We must protect free speech E-mail
Opinion
Friday, 04 October 2013 12:16

By Colby Free Press, Sept. 24

 

First-Amendment rights are fine, apparently, unless what you say is so controversial no one wants to be associated with it.

At least that’s what David Guth, an associate professor of journalism at the University of Kansas, found last week in the wake of the Navy Yard shootings in Washington.

Guth issued a “tweet” on the web service Twitter reacting to the 13 deaths: “Blood is on the hands of the #NRA. Next time, let it be YOUR sons and daughters.”

Not much happened until a website called CampusReform.org posted a story on Thursday, but that sparked an angry reaction across the country. Soon, pro-gun members of the Kansas Legislature were calling for the professor’s job, if not his head.

At KU, his bosses were behind him — way back, it seemed. Chancellor Bernadette Gray-Little announced that Professor Guth had been placed on administrative leave pending a review, in order “to prevent disruptions to the learning environment.”

Higher ups at the state Board of Regents issued a statement expressing “disgust and offense” at the tweet and backing the chancellor. Ann Brill, dean of the School of Journalism,” said in a statement, “Professor Guth’s views do not represent our school and we do not advocate violence against any group or individuals. .

“While the First Amendment allows anyone to express an opinion, that privilege is not absolute and must be balanced with the rights of others. That’s vital to civil discourse.”

So much for freedom of speech, or academic freedom, for that matter.

Gun-rights groups began calling for the professor to be fired. A National Rifle Association spokesman was quoted as calling the tweet “hate speech.”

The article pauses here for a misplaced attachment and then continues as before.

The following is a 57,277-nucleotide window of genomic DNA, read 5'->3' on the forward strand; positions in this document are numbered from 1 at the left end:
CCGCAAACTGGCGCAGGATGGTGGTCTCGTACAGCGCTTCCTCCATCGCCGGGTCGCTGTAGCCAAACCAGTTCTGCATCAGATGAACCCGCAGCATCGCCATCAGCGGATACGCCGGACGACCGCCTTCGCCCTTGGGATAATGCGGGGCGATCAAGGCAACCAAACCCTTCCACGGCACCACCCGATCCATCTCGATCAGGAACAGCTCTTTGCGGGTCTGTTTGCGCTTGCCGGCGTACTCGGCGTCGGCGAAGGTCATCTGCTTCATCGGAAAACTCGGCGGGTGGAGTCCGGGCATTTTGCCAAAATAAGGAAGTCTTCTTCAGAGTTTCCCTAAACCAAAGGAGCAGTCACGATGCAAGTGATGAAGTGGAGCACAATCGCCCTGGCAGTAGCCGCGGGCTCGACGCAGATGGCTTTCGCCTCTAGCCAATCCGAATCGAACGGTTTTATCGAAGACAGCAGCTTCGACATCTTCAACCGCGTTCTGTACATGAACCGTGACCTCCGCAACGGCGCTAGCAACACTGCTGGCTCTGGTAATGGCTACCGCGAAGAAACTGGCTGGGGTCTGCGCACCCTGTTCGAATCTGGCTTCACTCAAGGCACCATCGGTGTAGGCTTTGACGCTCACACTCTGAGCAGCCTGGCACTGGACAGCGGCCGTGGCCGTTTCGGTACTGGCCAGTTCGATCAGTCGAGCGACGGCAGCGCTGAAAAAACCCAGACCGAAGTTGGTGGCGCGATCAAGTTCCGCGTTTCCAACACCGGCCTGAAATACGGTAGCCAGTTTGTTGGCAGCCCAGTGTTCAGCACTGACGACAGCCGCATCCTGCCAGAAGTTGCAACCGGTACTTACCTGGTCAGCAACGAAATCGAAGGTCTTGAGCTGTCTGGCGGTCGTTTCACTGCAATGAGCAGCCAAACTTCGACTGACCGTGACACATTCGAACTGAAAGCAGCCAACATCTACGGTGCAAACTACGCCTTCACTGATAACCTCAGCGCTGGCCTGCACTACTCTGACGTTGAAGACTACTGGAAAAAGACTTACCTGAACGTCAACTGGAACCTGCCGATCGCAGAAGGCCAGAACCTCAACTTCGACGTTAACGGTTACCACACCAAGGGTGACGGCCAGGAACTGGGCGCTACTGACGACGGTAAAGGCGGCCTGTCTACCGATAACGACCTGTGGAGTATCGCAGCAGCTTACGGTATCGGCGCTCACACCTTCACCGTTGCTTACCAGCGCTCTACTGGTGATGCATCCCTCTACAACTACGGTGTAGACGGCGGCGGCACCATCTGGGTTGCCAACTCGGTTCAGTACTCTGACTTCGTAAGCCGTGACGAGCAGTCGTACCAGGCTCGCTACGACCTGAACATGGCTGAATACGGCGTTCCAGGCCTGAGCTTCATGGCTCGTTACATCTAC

“It is disgusting and deplorable,” he said. “It has no place in our society.”

Mr. Guth himself was calmer.

“It got a conversation going,” he told the Associated Press. “That’s exactly what I wanted to do. “

He said he agreed with the university’s action in light of e-mailed threats he and others at KU had received.

“It’s in the best interest and peace of mind of our students that I remove myself from the situation and let cooler heads prevail,” he told the AP. “I know what I meant. Unfortunately, this is a topic that generates more heat than light.”

Dave Guth is not the kind of guy who’d want to see anyone shot. His was a comment sent off to the world in haste. He could perhaps have chosen his words more carefully. That’s one of the pitfalls of Twitter.

Many might agree with his argument that gun-rights groups would see things differently if some of these nut-case shootings involved someone they knew. It’s not a sentiment that this newspaper endorses, by the way, but it is a legitimate argument for one side in the national debate.

The victim here, aside from Dave Guth, is the First Amendment, and the free and open debate the Founders wanted to protect when they wrote that “Congress shall make no law” abridging the right to free speech.

Those who love and protect the First know it can be lonely duty. ...

And if we really mean it when we say we believe in free speech, then we sometimes have to defend all of them, not just pick and choose.

 

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